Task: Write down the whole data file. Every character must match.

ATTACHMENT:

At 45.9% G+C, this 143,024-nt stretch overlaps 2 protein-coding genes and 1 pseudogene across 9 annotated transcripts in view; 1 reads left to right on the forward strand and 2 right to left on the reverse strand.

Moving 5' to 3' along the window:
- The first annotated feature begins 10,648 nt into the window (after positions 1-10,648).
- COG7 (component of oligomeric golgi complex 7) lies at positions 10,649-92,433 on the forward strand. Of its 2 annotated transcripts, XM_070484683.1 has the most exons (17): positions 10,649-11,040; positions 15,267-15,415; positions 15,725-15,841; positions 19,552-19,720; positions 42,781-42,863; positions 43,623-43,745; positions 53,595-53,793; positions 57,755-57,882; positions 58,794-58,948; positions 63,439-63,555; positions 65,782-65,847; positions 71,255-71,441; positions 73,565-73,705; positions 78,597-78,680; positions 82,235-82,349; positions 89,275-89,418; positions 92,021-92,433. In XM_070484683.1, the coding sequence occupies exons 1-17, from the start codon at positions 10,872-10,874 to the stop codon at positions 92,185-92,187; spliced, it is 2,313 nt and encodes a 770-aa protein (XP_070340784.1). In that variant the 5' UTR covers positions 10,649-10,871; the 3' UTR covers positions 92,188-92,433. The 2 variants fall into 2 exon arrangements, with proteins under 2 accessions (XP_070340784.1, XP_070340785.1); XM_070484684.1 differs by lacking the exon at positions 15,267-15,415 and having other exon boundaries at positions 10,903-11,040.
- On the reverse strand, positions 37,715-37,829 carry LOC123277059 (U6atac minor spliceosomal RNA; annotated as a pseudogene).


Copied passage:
At 45.9% G+C, this 143,024-nt stretch overlaps 2 protein-coding genes and 1 pseudogene across 9 annotated transcripts in view; 1 reads left to right on the forward strand and 2 right to left on the reverse strand.

Moving 5' to 3' along the window:
- The first annotated feature begins 10,648 nt into the window (after positions 1-10,648).
- COG7 (component of oligomeric golgi complex 7) lies at positions 10,649-92,433 on the forward strand. Of its 2 annotated transcripts, XM_070484683.1 has the most exons (17): positions 10,649-11,040; positions 15,267-15,415; positions 15,725-15,841; positions 19,552-19,720; positions 42,781-42,863; positions 43,623-43,745; positions 53,595-53,793; positions 57,755-57,882; positions 58,794-58,948; positions 63,439-63,555; positions 65,782-65,847; positions 71,255-71,441; positions 73,565-73,705; positions 78,597-78,680; positions 82,235-82,349; positions 89,275-89,418; positions 92,021-92,433. In XM_070484683.1, the coding sequence occupies exons 1-17, from the start codon at positions 10,872-10,874 to the stop codon at positions 92,185-92,187; spliced, it is 2,313 nt and encodes a 770-aa protein (XP_070340784.1). In that variant the 5' UTR covers positions 10,649-10,871; the 3' UTR covers positions 92,188-92,433. The 2 variants fall into 2 exon arrangements, with proteins under 2 accessions (XP_070340784.1, XP_070340785.1); XM_070484684.1 differs by lacking the exon at positions 15,267-15,415 and having other exon boundaries at positions 10,903-11,040.
- On the reverse strand, positions 37,715-37,829 carry LOC123277059 (U6atac minor spliceosomal RNA; annotated as a pseudogene).